Open Heart

May my heart be open
My mind be kind
And my spirit awake

If you engage in a yoga practice, you might relate to the love/hate relationship with heart openers. Bow, Camel, or Fish to name a few. Your posture might start with feelings of restriction, the breath gets caught or feels sticky, and there is a period of uncomfortability and stiffness. But as you continue to breathe, relax, and commit to the pose your physical feelings start to change. What happens next is magical. I’ve always loved the language used in yoga for heart opener postures when this change happens. We use words like expand, grow, open, free, and deepen. I think the words for the physical pose are just as lovely when related to the emotional experience of our hearts.

In a #1 New York Times Bestseller The Untethered Soul: The Journey Beyond Yourself, Michael A. Singer talks about the psychological human habit to close our hearts and the need to learn how to re-open and keep open. In a spiritual way, Singer explains that we are conditioned to open or close our hearts based on our past experiences. We are programmed to reinterpret and reenact impressions from our past that are still inside of us, even when the stimuli is different.

In my practice as a psychotherapist, I regularly hear that my clients have been wounded by love  and struggle to open their hearts physically and emotionally because, as Singer puts it, “it feels unnatural since your innate tendency is to close as a means of protection”. However consider this: “But closing your heart does not actually protect you from anything; it just cuts you off from your source of energy. In the end, it only serves to lock you inside.”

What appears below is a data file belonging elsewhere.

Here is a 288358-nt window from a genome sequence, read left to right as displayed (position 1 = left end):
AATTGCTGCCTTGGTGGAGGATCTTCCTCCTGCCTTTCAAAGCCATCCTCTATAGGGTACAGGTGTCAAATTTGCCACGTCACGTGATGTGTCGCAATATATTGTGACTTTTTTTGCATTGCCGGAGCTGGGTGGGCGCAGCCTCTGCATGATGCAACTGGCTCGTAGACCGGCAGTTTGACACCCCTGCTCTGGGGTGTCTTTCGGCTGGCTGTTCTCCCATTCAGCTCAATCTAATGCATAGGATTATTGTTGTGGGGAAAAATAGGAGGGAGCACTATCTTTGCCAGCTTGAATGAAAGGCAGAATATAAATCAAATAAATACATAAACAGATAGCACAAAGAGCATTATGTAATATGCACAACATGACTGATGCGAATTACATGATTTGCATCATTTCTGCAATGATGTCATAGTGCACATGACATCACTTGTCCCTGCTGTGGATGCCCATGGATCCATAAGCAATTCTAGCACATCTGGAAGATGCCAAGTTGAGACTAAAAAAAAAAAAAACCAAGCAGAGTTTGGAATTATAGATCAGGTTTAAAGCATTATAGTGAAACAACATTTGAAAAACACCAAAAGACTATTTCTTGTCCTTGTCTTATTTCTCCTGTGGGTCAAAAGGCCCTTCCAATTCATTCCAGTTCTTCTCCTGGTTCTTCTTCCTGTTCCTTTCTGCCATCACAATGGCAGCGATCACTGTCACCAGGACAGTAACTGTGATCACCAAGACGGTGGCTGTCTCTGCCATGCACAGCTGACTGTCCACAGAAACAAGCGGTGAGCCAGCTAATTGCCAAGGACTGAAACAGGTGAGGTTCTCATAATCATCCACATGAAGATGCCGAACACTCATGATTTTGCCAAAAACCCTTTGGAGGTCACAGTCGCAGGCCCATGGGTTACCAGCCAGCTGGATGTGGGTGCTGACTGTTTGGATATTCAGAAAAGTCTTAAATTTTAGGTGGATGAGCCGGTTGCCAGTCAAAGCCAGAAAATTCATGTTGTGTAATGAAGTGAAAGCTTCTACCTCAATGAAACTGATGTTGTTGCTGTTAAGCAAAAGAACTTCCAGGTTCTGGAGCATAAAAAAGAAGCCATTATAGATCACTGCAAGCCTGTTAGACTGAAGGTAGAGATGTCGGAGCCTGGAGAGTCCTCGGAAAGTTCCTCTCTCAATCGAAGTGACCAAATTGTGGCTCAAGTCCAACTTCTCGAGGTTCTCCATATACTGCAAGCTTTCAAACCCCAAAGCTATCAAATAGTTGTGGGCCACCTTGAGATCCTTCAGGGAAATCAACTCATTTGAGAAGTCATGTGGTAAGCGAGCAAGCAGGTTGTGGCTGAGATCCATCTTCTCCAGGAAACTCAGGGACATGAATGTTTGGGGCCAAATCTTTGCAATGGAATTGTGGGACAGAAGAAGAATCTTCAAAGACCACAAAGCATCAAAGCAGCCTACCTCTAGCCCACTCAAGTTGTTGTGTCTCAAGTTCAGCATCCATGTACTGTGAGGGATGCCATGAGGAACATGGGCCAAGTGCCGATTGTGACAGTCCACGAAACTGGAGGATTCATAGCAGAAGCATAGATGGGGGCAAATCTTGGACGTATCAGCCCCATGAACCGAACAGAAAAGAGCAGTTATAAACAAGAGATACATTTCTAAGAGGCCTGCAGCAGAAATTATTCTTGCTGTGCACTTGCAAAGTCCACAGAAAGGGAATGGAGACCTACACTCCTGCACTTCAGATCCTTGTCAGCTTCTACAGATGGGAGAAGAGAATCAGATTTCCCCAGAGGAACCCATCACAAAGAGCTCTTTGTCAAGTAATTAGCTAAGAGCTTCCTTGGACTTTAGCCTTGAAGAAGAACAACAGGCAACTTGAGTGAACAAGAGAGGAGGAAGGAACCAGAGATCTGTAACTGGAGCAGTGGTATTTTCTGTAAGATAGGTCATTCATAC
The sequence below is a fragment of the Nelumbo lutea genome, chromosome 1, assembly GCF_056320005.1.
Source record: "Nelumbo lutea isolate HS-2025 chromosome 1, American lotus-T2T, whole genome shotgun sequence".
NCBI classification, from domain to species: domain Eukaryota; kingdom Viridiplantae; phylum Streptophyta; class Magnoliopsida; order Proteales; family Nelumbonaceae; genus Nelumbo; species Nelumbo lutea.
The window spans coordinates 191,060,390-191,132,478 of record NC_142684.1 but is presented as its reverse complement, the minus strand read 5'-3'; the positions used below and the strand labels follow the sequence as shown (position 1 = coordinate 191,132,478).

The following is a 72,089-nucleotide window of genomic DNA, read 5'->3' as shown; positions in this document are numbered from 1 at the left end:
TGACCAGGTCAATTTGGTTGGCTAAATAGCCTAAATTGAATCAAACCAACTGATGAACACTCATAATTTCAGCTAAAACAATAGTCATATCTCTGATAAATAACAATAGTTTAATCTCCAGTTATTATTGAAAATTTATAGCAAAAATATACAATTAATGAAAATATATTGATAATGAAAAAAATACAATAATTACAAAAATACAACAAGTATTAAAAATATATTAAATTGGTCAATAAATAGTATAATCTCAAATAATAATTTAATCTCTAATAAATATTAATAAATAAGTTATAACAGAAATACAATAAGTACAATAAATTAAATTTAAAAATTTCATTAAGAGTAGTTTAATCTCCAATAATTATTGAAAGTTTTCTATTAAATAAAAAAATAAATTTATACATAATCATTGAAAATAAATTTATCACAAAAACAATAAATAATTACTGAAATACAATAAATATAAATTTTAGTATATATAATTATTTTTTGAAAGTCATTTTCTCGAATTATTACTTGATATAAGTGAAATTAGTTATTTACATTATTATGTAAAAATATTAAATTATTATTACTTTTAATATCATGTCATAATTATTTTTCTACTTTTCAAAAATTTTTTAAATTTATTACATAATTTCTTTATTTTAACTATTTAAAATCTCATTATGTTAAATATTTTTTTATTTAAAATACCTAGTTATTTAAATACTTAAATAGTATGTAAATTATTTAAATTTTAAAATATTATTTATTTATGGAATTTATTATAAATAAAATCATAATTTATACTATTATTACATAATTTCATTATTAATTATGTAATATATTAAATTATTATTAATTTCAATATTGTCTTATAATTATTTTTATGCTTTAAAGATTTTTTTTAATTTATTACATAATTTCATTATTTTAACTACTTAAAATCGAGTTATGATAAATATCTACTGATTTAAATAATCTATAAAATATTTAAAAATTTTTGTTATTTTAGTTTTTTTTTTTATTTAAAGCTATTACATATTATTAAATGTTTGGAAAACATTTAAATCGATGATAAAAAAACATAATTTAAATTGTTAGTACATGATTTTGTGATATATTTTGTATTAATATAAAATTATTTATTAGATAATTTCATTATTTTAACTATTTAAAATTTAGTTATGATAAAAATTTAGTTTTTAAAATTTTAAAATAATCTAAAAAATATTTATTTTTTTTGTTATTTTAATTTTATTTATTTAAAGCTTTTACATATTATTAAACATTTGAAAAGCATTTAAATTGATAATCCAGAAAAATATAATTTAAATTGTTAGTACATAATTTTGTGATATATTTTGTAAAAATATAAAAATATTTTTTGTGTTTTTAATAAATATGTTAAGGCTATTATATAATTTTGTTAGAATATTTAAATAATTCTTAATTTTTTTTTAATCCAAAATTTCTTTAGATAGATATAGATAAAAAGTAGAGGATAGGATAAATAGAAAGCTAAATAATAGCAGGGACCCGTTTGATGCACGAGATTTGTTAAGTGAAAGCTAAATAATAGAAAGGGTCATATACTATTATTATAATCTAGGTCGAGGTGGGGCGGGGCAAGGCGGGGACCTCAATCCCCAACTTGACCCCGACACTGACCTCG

As I read this I considered it and took deep breaths and felt hope and awakening and a sense of enlightenment and then:  

“You throw love away all the time.”

The most powerful sentence. Somewhat shocking, quite true, uncomfortable, and worthy of exploring. Are there times in your life where you close up, thinking that you’re protecting yourself but actually locking yourself inside? Cutting yourself off from your source of energy? Throwing away the love you actually desperately need and desire?

What would be different for you if you were able to keep an open heart; if you were able to keep open when facing a situation that elicits negative impressions of past experiences that are still held captive in your protected but closed heart? If you don’t already have a therapist to help you explore and navigate those wounds that create a sticky breath and uncomfortable thoughts, I’d encourage you to reach out today. Give yourself the space to deepen, grow, expand and find open hearted freedom. After all, “You are only limited by your ability to stay open”.


 

Lindsey Bandy